Near-death Experience is the Mother of Invention for Two Dallas Electricians
To morning commuters, the hulking truck encircled with barricades and traffic cones may be nothing more than a road-clogging nuisance.
Do You Want to Just Survive or Thrive? (Part 1)
You've probably heard this, or maybe you will relate to this personally. Have you ever arrived somewhere and wondered, "How did I get here?" or "Why am I here?"
Lets Not Forget About The Little Guy
Every business has to start somewhere. What truly makes this country great is the freedom of enterprenuership that every one of its citizens have. Capitalism at its best signifies the power of a single person to reach monumental goals and turning a simple idea into a huge corporation. But in our pursuit of this glorified state, have we snubbed the little guy?
The 7 Major Reasons Businesses Fail and How to Overcome Them
This year, over 800,000 of the approximately 2,000,000 start up businesses will fail!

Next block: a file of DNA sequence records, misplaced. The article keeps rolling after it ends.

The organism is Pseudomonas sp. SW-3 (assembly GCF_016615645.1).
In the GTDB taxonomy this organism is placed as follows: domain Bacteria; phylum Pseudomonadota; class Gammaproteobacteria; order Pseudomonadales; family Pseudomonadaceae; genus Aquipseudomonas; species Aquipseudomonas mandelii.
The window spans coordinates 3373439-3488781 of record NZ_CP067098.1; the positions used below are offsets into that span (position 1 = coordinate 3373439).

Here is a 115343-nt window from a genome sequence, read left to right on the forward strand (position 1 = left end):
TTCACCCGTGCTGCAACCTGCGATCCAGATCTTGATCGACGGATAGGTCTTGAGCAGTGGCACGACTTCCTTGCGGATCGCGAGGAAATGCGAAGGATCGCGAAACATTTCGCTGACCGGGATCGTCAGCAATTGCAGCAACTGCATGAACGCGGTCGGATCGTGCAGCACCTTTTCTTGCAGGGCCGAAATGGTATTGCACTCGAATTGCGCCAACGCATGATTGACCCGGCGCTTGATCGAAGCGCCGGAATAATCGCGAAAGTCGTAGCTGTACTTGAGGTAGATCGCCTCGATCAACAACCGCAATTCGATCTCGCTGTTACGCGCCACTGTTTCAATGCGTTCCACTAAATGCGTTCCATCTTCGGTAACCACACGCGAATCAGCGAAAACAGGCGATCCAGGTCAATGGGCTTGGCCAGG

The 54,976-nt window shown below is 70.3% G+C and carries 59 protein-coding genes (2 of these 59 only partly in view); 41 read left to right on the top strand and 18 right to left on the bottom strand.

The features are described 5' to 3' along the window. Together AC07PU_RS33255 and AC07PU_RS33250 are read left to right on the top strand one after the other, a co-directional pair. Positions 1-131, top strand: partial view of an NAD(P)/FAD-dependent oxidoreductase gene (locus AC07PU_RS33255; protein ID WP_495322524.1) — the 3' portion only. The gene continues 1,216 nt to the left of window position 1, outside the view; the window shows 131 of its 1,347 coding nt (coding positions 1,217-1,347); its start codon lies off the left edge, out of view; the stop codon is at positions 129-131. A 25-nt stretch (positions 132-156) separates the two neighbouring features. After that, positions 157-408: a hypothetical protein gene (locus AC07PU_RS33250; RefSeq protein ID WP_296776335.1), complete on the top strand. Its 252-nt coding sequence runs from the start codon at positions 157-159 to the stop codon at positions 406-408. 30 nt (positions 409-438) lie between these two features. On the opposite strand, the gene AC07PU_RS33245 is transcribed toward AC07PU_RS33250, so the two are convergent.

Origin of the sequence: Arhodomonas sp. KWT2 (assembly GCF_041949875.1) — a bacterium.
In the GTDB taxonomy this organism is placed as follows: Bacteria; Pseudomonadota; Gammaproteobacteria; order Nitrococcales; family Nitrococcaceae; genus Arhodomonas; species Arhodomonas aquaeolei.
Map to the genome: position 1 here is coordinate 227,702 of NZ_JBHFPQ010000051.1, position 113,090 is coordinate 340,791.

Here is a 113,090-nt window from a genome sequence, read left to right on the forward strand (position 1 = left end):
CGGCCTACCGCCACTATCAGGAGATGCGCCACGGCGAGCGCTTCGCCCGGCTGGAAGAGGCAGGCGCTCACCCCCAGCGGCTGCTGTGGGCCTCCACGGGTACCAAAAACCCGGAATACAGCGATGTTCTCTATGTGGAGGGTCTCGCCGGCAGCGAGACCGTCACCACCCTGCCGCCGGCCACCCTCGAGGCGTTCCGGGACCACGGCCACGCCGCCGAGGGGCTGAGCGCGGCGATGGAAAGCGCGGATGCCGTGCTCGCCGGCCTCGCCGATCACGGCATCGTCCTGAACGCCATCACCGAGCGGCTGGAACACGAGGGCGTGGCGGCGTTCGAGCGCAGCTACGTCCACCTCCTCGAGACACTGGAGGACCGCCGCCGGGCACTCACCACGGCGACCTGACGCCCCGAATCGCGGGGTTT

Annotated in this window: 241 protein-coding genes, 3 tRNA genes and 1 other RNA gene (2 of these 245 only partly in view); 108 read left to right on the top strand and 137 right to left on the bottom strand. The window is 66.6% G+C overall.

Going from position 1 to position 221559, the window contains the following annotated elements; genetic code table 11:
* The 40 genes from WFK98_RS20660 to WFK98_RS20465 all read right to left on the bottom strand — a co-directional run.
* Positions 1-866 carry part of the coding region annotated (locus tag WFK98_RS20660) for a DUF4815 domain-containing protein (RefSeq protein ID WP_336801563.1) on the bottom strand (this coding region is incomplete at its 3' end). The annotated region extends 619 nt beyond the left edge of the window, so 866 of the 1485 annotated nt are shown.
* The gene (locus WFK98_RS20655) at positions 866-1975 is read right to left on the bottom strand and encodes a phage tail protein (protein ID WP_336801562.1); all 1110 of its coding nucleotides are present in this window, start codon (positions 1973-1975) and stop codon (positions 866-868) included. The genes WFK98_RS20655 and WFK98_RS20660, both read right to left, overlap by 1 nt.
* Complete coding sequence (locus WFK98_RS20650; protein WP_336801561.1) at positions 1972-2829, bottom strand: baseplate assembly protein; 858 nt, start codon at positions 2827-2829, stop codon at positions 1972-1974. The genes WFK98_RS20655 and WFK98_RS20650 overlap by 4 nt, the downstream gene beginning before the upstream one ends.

Achievements Outweigh Education and Experience
Q: When it comes to succeeding in business, which do you think is more important: education or experience?-- Regina M.
Used-Book Case Study
Dwight Payne and Gary Heap reside in Santa Barbara, CA, where they attend college and pursue their mutual hobby of science-fiction book collecting. They pooled their book collection of over 4,000 volumes, and sci-fi magazines going back over twenty-five years. All neatly catalogued and indexed, they estimate it would cost $20,000 to assemble the collection today.
Pre-Money vs. Post-Money Valuation
When a company decides that it must raise capital, a key question that must be answered is how much the company is worth. For example, if the business needs $500,000 to get started and/or grow, how much of the equity in that company should $500,000 command? Once this question is answered, the company will go out and try to find investors. When doing so, a key question often arises as to whether the valuation is "pre-money" or "post-money."